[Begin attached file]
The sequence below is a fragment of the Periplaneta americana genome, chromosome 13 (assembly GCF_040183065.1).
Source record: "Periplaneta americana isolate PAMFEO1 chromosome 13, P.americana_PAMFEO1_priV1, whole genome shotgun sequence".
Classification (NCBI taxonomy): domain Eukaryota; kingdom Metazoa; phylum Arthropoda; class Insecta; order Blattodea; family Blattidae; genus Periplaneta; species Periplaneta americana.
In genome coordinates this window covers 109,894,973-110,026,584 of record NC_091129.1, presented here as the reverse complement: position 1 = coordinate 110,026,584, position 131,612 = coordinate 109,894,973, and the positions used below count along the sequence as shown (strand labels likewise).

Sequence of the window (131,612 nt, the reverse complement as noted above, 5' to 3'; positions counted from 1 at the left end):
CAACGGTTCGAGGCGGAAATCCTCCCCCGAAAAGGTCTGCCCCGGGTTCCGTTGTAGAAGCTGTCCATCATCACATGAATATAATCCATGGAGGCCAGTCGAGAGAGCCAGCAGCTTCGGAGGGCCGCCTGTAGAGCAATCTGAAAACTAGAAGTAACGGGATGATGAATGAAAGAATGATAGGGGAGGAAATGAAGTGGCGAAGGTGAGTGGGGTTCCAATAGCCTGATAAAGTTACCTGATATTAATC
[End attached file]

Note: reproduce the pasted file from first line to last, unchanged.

The sequence below is a fragment of the Periplaneta americana genome, chromosome 13 (assembly GCF_040183065.1).
Source record: "Periplaneta americana isolate PAMFEO1 chromosome 13, P.americana_PAMFEO1_priV1, whole genome shotgun sequence".
Classification (NCBI taxonomy): domain Eukaryota; kingdom Metazoa; phylum Arthropoda; class Insecta; order Blattodea; family Blattidae; genus Periplaneta; species Periplaneta americana.
In genome coordinates this window covers 109,894,973-110,026,584 of record NC_091129.1, presented here as the reverse complement: position 1 = coordinate 110,026,584, position 131,612 = coordinate 109,894,973, and the positions used below count along the sequence as shown (strand labels likewise).

Sequence of the window (131,612 nt, the reverse complement as noted above, 5' to 3'; positions counted from 1 at the left end):
CAACGGTTCGAGGCGGAAATCCTCCCCCGAAAAGGTCTGCCCCGGGTTCCGTTGTAGAAGCTGTCCATCATCACATGAATATAATCCATGGAGGCCAGTCGAGAGAGCCAGCAGCTTCGGAGGGCCGCCTGTAGAGCAATCTGAAAACTAGAAGTAACGGGATGATGAATGAAAGAATGATAGGGGAGGAAATGAAGTGGCGAAGGTGAGTGGGGTTCCAATAGCCTGATAAAGTTACCTGATATTAATC